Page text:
During this time, the need for a graveyard was great and so the lands adjoining the workhouse were leased from the Earl of Longford and the graveyard was created.
As we mentioned in our previous post, we have a Templemichael church burial record for a Margaret Loney, who died 9 Jan, 1847. Additionally, William “Orange Billy” Loney and Mary Fee’s oldest daughter Margaret (born September, 1826) may have stayed in Ireland.
Was she still there during this timeframe, or had she died young, or also immigrated, possibly under a married name? The railway stations in Edgeworthstown and Longford both opened in November 1855 to great ceremony, including a celebratory Mass in St. The opening of the Royal Canal in 1826 had been a pivotal event at that time, and the coming of the railways was another pivotal event, which ushered in the Industrial Revolution to the county.
It had military significance as early as the 1700’s when the British authorities sited both a cavalry and artillery barracks in the town.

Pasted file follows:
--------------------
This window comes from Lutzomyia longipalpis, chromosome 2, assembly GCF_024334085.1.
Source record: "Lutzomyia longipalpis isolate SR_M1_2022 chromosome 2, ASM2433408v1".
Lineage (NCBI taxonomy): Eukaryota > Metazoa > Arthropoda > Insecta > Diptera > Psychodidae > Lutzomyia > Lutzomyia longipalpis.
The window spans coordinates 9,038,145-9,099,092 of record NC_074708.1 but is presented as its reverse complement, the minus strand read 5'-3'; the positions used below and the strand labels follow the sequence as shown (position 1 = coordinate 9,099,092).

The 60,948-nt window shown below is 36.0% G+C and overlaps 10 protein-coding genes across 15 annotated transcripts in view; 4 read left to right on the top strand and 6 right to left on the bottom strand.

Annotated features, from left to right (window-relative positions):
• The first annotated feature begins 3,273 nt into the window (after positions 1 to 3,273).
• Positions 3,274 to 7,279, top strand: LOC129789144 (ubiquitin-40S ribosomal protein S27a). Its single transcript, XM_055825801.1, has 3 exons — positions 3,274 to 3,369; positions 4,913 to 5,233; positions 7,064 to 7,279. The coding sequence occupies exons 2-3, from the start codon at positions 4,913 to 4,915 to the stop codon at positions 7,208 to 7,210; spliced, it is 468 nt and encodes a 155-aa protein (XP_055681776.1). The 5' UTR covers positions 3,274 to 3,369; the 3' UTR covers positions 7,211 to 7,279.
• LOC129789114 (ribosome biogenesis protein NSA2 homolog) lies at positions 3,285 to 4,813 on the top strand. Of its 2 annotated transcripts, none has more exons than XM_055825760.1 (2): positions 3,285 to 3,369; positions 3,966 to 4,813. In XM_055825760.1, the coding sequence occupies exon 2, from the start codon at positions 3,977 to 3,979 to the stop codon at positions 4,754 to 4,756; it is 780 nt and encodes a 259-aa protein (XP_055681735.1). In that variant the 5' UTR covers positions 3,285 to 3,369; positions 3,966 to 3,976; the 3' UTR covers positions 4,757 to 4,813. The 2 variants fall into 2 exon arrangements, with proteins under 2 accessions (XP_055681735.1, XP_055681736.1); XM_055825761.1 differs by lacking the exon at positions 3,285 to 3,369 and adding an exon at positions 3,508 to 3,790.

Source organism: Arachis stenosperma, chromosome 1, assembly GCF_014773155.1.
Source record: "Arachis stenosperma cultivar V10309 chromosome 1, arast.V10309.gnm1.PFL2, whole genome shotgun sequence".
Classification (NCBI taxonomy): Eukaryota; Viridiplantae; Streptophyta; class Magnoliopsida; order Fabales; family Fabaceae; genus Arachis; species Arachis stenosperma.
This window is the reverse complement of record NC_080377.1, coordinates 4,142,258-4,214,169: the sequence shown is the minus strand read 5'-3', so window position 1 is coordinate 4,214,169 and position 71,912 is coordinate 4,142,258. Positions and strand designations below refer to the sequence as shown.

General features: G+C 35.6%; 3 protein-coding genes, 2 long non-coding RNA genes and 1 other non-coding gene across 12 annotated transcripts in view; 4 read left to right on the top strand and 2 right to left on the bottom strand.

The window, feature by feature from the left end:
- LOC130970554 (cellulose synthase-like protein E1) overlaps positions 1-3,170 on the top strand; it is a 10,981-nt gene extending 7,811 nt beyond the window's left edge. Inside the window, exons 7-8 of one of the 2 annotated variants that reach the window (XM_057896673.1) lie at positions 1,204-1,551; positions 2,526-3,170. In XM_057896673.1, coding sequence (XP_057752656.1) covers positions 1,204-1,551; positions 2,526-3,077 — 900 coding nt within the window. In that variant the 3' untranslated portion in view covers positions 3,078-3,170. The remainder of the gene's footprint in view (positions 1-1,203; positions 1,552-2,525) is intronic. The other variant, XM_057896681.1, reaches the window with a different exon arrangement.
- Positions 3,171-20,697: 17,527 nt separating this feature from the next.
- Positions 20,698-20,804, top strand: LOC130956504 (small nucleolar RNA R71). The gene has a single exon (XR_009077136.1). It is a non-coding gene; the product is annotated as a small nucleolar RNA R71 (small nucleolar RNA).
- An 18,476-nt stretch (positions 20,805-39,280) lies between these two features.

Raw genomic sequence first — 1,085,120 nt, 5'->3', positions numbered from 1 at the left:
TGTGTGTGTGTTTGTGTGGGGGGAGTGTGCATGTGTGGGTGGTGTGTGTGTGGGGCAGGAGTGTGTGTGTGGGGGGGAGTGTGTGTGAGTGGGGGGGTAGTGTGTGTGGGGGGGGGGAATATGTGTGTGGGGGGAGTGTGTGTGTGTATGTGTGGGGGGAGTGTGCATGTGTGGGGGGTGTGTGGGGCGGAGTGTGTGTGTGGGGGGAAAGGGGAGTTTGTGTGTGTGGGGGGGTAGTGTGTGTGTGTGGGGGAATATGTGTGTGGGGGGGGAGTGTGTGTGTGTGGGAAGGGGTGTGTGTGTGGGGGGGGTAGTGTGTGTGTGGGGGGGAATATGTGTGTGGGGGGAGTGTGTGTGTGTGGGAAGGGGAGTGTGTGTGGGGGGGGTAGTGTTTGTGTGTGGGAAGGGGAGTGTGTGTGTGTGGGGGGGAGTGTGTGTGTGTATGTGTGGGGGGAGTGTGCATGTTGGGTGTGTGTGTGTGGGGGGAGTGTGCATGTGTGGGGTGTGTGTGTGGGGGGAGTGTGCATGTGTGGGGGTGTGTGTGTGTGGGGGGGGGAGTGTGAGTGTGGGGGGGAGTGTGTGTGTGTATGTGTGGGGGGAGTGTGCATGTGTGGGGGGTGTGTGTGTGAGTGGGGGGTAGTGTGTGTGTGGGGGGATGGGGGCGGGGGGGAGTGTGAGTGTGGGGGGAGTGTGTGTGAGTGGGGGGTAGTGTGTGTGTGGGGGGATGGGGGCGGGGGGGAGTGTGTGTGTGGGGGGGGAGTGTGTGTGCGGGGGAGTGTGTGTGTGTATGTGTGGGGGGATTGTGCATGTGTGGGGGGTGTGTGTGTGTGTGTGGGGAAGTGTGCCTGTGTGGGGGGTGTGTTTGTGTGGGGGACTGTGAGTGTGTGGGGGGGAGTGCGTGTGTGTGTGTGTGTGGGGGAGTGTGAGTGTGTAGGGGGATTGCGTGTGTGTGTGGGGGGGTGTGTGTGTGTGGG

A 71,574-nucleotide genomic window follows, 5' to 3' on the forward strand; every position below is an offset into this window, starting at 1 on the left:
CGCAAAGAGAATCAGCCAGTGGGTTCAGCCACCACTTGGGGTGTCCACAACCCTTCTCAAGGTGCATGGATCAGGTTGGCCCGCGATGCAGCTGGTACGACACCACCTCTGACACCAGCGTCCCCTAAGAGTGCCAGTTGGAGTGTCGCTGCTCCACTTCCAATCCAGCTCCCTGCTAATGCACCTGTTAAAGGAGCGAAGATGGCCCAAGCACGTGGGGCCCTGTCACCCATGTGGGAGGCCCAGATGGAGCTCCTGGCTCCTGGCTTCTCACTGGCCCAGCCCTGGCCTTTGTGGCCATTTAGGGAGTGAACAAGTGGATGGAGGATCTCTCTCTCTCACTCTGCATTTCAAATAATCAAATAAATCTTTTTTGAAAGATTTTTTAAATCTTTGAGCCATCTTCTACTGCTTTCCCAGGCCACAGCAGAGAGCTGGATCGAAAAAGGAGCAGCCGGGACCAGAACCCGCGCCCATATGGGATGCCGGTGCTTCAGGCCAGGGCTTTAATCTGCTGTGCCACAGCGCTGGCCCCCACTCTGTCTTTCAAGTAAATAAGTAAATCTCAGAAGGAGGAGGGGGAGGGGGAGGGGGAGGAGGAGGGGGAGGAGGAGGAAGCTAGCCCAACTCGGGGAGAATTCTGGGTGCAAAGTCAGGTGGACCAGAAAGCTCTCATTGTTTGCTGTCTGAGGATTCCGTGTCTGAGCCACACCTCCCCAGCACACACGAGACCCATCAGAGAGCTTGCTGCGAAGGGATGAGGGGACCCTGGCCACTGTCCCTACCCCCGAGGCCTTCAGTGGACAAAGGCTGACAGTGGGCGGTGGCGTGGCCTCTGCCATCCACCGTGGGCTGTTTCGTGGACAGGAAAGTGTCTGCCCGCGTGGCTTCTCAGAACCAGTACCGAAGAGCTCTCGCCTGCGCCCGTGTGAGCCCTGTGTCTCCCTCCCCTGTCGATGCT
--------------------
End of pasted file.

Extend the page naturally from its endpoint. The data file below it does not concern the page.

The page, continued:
Great Water Street After the Industrial Revolution in England, Longford had a significant share of industry, much of which was concentrated in the Great Water Street area.
Perhaps among those traders were William, John, and Robert Loney, or Peter Cunninham (Ann Loney’s husband), all of whom later farmed in Ontario, Canada.
Several other buildings of importance survived this era and are standing today.Longford As promised in our last post, here is a brief look at Longford during the time our known ancestors lived in the area.The records we have found for them date from the late 1700’s to the mid-1800s.Opposite the fowl market there was a school catering to young girls which still stands today, but is now a private residence.Interestingly, right below the Loney Ranch on Mc Courtney Road in Grass Valley, Nevada Co, CA it branched off to * Lime Kiln Road.Perhaps it was named by Thomas Loney, the third child of William Loney and Mary Fee, who was born in Ireland in 1832!